How to Open a Bar
Making the decision to open a business should be prefaced by a lot of thought and planning, with the prospective entrepreneurs knowing that it is really a job that never ends. Long hours, financial pressure and management issues are just a few of the obstacles they will encounter. The bar business can pose more challenges than most with drinking laws and liability problems, so if you are thinking of how you might start a bar business, consider the following before pouring that first beer.
Assess your personality. It takes a certain kind of person to own a bar, the kind of person who won’t mind long hours and hands-on work. Even if you decide to hire managers to run the day-to-day operations, you will still need to be visible and in-house to make sure that everyone is doing their jobs properly.
Look at your lifestyle. A family man or an early-rising woman may not appreciate being at work until 3:00 a.m., finishing up after last call. If you don’t mind being out at work until the early morning hours, and tend to enjoy sleeping in a little later than most, then your lifestyle can be the right type needed to start a bar business.
Learn about the different kinds of bars you can own. There are concept or theme bars, brewpubs, sports bars, nightclubs and your down-the-street neighborhood bar. Each one is run differently and range in size. Look at the trends in your area and decide what might succeed in your demographic and what would mesh with your goals and management style.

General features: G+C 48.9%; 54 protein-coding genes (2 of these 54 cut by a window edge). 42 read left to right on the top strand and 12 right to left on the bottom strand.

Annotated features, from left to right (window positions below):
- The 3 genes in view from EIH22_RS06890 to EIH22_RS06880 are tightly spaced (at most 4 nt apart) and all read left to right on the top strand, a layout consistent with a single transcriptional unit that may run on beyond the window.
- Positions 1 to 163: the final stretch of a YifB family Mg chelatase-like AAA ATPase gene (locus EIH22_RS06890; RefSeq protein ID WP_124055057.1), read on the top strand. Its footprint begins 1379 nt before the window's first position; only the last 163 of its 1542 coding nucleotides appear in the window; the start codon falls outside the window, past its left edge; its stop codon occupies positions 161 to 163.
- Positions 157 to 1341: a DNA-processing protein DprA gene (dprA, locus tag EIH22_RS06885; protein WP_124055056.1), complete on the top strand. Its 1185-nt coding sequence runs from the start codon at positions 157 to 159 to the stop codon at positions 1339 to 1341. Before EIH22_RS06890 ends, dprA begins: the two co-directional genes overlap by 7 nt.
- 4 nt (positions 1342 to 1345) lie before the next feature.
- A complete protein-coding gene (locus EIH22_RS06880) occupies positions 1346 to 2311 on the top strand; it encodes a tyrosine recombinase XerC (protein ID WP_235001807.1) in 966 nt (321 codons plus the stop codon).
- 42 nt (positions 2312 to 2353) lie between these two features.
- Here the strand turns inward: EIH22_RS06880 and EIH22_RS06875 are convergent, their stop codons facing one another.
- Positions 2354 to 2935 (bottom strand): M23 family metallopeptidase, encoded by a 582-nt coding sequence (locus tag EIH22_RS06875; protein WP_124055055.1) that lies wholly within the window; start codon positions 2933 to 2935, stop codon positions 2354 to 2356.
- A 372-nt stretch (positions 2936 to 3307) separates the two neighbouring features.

Scout out your competition. Once you have decided on the type of bar you want to open, visit every bar in the area that is similar. You will get ideas about how you can make your bar stand out from the rest, and see what works and what doesn’t.
Choose your location carefully. Whether you are buying an existing bar with the plan of renovating and changing it to your needs, or buying a lot and building from the ground up, location is a key factor in your success. You should own a bar that is easily accessible to customers and has the benefit of some decent visibility.
Fill out the liquor license application. It’s not a guarantee that you will be granted a liquor license, so apply for it early, before you either buy an existing bar or begin construction. It can take up to 3 months for you to hear if you have received a liquor license, so keep that in mind before going forward.
Determine your operating budget. Renovation and building costs, inventory, staff salaries, insurance premiums and utilities are some of the bills that you can expect to pay when you open a business.
Conduct detailed interviews for staff. Don’t assume that anyone can work in your bar and that they can learn as they go. Hire and train your staff and managers to be trusted and experienced employees since how they treat customers and the level of service is crucial to the survival of your business.
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